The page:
The Holy Apostle Andrew the First-Called (Pervozvyannii) was the first of the Apostles to follow Christ, and he afterwards brought to Christ his own brother the holy Apostle Peter (Jn. 1: 35-42). The future apostle was from Bethsaida, and from the time of his youth he turned with all his soul to God. He did not enter into marriage, and together with his brother he worked as a fisherman. When upon Israel thundered the voice of the holy Prophet, Forerunner and Baptist of the Lord John, Saint Andrew became his closest disciple. Saint John the Baptist himself sent off to Christ his own two disciples, the future Apostles Andrew and John the Theologian, declaring Christ to be the Lamb of God.
After the Descent of the Holy Spirit upon the apostles, Saint Andrew set off preaching the Word of God to the Eastern lands. He went through Asia Minor, Thrace, Macedonia, he reached along the River Dunaj (Danube), went along the coast of the Black Sea, through Crimea, the Black Sea Region and along the River Dniepr he climbed to the place, where now stands the city of Kiev. He stopped overnight on the hills of Kiev. Rising in the morning, he said to those disciples that were with him: “See ye these hills? Upon these hills will shine forth the beneficence of God, and there wilt be here a great city, and God shalt raise up many churches”. The apostle went up around the hills, blessed them and set up a cross. Having prayed, he went up even further along the Dniepr and reached a settlement of the Slavs, where Novgorod was built. From here the apostle went through the land of the Varangians towards Rome for preaching, and again he returned to Thrace, where in the small village of Byzantium — the future mighty Constantinople, he founded the Church of Christ. The name of the holy Apostle Andrew connects the mother — the Church of Constantinople, together with the daughter — the Russian Church.
On his journeys the First-Called Apostle endured many sufferings and torments from pagans: they cast him out from their cities and they beat him. In Sinope they pelted him with stones, but remaining unharmed, the persevering disciple of Christ continued to preaching about the Saviour to people. Through the prayers of the apostle, the Lord worked miracles. From the labours of the holy Apostle Andrew there emerged Christian Churches, for which he established bishops and clergy. The final city to which the First-Called Apostle came, and where it was allotted him to accept a martyr’s end, was the city of Patra.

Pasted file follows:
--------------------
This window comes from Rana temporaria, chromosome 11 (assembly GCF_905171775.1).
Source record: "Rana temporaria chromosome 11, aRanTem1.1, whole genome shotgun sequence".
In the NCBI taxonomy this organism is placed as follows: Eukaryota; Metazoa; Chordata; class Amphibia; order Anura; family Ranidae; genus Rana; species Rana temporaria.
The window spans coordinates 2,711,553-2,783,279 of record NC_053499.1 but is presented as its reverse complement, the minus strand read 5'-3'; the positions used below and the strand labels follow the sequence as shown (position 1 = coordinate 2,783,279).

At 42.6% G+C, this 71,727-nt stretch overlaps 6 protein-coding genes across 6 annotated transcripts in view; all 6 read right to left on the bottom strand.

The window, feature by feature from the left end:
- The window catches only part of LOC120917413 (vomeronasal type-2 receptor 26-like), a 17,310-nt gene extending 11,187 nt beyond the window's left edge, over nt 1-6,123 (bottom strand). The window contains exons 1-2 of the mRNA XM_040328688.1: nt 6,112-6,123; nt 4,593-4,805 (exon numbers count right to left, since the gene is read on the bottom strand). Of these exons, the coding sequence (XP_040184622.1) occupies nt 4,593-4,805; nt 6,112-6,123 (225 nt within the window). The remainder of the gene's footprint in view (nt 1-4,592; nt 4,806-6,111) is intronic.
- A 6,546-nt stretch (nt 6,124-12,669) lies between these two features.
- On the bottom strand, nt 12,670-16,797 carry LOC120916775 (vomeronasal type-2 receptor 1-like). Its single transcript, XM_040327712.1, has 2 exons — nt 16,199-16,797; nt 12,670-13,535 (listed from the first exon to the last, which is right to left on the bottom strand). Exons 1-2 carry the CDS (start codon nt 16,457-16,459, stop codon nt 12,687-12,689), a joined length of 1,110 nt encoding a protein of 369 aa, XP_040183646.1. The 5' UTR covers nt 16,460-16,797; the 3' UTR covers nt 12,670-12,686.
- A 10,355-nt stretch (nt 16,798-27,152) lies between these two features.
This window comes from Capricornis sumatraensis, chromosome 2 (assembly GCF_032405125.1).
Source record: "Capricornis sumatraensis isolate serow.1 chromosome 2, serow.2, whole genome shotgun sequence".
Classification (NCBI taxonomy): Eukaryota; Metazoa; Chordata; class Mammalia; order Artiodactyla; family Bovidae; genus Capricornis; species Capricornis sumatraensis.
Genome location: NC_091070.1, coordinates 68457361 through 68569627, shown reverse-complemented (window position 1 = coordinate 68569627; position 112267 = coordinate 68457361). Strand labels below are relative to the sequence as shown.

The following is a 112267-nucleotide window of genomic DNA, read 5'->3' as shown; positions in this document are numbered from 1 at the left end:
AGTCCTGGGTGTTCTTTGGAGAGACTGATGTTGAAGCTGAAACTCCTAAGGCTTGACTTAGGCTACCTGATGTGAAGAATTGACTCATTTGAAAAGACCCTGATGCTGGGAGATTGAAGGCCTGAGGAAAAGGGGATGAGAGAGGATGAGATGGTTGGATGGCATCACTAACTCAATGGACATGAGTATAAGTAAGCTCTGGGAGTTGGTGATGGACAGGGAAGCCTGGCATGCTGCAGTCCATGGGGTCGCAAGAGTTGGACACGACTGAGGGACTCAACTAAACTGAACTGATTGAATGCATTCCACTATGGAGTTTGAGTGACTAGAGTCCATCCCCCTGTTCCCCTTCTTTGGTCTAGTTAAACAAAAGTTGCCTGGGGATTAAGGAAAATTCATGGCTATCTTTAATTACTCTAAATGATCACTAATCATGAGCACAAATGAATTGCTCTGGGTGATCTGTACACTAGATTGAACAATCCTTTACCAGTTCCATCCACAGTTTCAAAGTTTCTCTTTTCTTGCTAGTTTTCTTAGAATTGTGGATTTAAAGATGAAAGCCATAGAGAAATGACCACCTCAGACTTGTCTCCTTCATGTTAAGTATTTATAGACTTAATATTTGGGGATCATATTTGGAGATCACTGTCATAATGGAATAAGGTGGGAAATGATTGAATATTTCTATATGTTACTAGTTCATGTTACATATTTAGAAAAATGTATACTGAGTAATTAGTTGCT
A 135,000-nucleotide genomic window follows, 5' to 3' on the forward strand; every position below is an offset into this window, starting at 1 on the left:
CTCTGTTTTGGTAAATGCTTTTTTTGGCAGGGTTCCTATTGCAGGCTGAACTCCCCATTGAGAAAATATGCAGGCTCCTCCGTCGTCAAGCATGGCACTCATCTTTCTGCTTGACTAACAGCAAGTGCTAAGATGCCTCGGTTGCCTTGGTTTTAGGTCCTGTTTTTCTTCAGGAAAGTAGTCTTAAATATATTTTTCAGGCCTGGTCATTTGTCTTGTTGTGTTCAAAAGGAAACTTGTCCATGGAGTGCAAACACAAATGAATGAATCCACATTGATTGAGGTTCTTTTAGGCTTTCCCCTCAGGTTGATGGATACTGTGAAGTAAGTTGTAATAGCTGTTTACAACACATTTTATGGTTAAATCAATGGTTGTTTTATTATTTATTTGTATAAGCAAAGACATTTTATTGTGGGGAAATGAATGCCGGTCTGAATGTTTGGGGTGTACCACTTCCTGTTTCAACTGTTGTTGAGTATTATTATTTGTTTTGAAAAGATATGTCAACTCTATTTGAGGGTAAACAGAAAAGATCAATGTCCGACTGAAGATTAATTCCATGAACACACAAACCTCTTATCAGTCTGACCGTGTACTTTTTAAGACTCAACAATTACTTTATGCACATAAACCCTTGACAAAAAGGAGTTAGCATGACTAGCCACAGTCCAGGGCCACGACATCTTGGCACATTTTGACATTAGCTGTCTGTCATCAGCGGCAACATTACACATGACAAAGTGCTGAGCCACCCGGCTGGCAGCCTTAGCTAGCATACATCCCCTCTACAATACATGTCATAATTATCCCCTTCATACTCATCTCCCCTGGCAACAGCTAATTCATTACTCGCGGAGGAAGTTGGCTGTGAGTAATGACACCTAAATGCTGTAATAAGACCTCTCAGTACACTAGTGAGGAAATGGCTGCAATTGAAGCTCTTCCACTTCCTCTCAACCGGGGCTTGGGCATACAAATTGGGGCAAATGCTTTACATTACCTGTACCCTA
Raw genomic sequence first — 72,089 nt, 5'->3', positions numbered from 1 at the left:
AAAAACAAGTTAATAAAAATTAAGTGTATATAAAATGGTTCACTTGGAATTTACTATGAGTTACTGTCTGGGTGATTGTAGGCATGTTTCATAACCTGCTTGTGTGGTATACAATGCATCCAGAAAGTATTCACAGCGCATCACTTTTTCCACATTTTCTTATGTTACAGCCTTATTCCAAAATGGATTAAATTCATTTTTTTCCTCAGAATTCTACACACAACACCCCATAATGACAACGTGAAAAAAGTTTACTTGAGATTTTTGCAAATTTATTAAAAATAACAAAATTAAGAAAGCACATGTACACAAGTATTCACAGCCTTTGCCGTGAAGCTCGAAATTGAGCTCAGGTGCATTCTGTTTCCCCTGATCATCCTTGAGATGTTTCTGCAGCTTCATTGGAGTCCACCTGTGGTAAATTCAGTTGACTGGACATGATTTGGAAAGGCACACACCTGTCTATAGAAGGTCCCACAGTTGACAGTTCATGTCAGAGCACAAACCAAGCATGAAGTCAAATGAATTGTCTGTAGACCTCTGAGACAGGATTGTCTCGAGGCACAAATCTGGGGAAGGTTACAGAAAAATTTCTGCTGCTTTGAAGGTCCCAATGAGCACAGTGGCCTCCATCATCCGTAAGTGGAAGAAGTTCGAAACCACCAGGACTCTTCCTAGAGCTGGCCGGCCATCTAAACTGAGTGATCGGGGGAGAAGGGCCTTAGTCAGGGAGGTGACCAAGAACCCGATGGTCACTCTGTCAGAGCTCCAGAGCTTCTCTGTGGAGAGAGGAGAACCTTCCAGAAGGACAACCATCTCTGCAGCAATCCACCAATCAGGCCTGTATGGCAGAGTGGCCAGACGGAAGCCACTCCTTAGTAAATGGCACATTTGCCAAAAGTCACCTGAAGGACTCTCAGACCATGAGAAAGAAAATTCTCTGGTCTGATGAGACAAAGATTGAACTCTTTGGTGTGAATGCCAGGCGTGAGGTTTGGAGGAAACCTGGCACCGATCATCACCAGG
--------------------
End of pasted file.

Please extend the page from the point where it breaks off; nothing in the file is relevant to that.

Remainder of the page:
The Lord manifest many a miracle through His disciple in Patra. The infirm were made whole, and the blind received their sight. Through the prayers of the apostle, the illustrious citizen Sosios recovered from serious illness; by the placing on of apostolic hands was healed Maximilla, wife of the governor of Patra, and his brother Stratokles. The miracles accomplished by the apostle and his fiery speech enlightened with the true faith almost all the citizens of the city of Patra. Few pagans that remained at Patra, but among them was the governor of the city, Aegeatos. The Apostle Andrew repeatedly turned to him with the words of Good-News [meaning of Euangelium, or Gospel]. But even the miracles of the apostle did not convince Aegeatos. The holy apostle with love and humility appealed to his soul, striving to reveal to him the Christian mystery of life eternal, through the wonderworking power of the Holy Cross of the Lord. The angry Aegeatos gave orders to crucify the apostle. The pagan thought to undo the preaching of Saint Andrew, if he were to give him over to death on the cross, which however the apostle glorified. Saint Andrew the First-Called accepted the decision of the governor with joy and with prayer to the Lord he himself went willingly to the place of execution. In order to prolong the suffering of the saint, Aegeatos gave orders not to nail down the hands and feet of the saint, but to tie them to the cross. From up on the cross for two days the apostle taught the citizens who gathered about. The people, in listening to him, with all their souls pitied him and tried to take the holy apostle down from the cross. Fearing a riot of the people, Aegeatos gave orders to stop the execution. But the holy apostle began to pray that the Lord would grant him death on the cross. Just as the soldiers tried to take hold of the Apostle Andrew, they lost control of their hands. The crucified apostle, having given glory to God, uttered: “Lord Jesus Christ, receive Thou my spirit”. Then a blazing ray of Divine light illumined the cross and the martyr crucified upon it. When the shining ceased, the holy Apostle Andrew the First-Called had already given up his holy soul to the Lord (+ 62). Maximilla, wife of the governor, had the body of the Apostle taken down from the cross, and buried him with honour.